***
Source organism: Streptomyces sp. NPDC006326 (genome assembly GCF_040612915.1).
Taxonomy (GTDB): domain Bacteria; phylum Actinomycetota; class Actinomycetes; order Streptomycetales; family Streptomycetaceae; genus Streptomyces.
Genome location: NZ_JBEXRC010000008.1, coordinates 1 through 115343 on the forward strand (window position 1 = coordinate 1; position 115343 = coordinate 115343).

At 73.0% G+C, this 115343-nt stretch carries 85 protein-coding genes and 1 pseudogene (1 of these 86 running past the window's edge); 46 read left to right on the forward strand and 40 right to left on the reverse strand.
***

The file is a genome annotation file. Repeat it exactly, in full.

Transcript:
Source organism: Streptomyces sp. NPDC006326 (genome assembly GCF_040612915.1).
Taxonomy (GTDB): domain Bacteria; phylum Actinomycetota; class Actinomycetes; order Streptomycetales; family Streptomycetaceae; genus Streptomyces.
Genome location: NZ_JBEXRC010000008.1, coordinates 1 through 115343 on the forward strand (window position 1 = coordinate 1; position 115343 = coordinate 115343).

At 73.0% G+C, this 115343-nt stretch carries 85 protein-coding genes and 1 pseudogene (1 of these 86 running past the window's edge); 46 read left to right on the forward strand and 40 right to left on the reverse strand.